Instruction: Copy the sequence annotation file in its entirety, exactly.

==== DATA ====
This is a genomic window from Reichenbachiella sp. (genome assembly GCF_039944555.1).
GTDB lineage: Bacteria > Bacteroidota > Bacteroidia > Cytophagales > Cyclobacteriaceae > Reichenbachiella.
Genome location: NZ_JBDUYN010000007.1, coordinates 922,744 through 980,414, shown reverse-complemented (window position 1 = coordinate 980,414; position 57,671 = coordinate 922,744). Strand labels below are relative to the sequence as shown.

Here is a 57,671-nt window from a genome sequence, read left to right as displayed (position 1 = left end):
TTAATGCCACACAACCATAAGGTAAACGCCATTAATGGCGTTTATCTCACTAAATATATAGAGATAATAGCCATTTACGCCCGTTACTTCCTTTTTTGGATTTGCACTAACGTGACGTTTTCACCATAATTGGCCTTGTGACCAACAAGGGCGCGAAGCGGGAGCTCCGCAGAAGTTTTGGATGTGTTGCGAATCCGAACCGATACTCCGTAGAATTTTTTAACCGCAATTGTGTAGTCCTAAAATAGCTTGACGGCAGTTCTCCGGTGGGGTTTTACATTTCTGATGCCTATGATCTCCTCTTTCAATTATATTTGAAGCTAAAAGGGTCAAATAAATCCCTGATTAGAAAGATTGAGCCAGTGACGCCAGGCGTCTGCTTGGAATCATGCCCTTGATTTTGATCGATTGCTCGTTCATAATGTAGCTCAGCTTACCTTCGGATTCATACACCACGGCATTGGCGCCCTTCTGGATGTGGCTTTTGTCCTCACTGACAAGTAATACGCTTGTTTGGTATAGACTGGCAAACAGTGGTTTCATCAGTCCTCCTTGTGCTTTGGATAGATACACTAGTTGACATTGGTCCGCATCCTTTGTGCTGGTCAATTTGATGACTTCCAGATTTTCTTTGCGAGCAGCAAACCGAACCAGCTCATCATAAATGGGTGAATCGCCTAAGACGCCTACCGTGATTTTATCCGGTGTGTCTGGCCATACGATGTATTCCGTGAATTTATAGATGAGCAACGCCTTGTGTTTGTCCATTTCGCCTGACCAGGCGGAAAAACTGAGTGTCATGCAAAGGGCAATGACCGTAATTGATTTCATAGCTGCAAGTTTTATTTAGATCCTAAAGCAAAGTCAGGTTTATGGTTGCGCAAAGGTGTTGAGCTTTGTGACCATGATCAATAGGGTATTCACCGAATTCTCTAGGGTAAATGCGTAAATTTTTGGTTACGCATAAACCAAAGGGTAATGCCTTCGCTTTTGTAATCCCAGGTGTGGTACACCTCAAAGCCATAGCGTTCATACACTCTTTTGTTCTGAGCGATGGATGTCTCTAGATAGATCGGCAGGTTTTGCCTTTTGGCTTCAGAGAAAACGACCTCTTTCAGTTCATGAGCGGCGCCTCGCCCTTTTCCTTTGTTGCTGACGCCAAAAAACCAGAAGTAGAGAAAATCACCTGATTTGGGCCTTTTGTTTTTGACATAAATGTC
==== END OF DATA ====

This is a genomic window from Reichenbachiella sp. (genome assembly GCF_039944555.1).
GTDB lineage: Bacteria > Bacteroidota > Bacteroidia > Cytophagales > Cyclobacteriaceae > Reichenbachiella.
Genome location: NZ_JBDUYN010000007.1, coordinates 922,744 through 980,414, shown reverse-complemented (window position 1 = coordinate 980,414; position 57,671 = coordinate 922,744). Strand labels below are relative to the sequence as shown.

Here is a 57,671-nt window from a genome sequence, read left to right as displayed (position 1 = left end):
TTAATGCCACACAACCATAAGGTAAACGCCATTAATGGCGTTTATCTCACTAAATATATAGAGATAATAGCCATTTACGCCCGTTACTTCCTTTTTTGGATTTGCACTAACGTGACGTTTTCACCATAATTGGCCTTGTGACCAACAAGGGCGCGAAGCGGGAGCTCCGCAGAAGTTTTGGATGTGTTGCGAATCCGAACCGATACTCCGTAGAATTTTTTAACCGCAATTGTGTAGTCCTAAAATAGCTTGACGGCAGTTCTCCGGTGGGGTTTTACATTTCTGATGCCTATGATCTCCTCTTTCAATTATATTTGAAGCTAAAAGGGTCAAATAAATCCCTGATTAGAAAGATTGAGCCAGTGACGCCAGGCGTCTGCTTGGAATCATGCCCTTGATTTTGATCGATTGCTCGTTCATAATGTAGCTCAGCTTACCTTCGGATTCATACACCACGGCATTGGCGCCCTTCTGGATGTGGCTTTTGTCCTCACTGACAAGTAATACGCTTGTTTGGTATAGACTGGCAAACAGTGGTTTCATCAGTCCTCCTTGTGCTTTGGATAGATACACTAGTTGACATTGGTCCGCATCCTTTGTGCTGGTCAATTTGATGACTTCCAGATTTTCTTTGCGAGCAGCAAACCGAACCAGCTCATCATAAATGGGTGAATCGCCTAAGACGCCTACCGTGATTTTATCCGGTGTGTCTGGCCATACGATGTATTCCGTGAATTTATAGATGAGCAACGCCTTGTGTTTGTCCATTTCGCCTGACCAGGCGGAAAAACTGAGTGTCATGCAAAGGGCAATGACCGTAATTGATTTCATAGCTGCAAGTTTTATTTAGATCCTAAAGCAAAGTCAGGTTTATGGTTGCGCAAAGGTGTTGAGCTTTGTGACCATGATCAATAGGGTATTCACCGAATTCTCTAGGGTAAATGCGTAAATTTTTGGTTACGCATAAACCAAAGGGTAATGCCTTCGCTTTTGTAATCCCAGGTGTGGTACACCTCAAAGCCATAGCGTTCATACACTCTTTTGTTCTGAGCGATGGATGTCTCTAGATAGATCGGCAGGTTTTGCCTTTTGGCTTCAGAGAAAACGACCTCTTTCAGTTCATGAGCGGCGCCTCGCCCTTTTCCTTTGTTGCTGACGCCAAAAAACCAGAAGTAGAGAAAATCACCTGATTTGGGCCTTTTGTTTTTGACATAAATGTC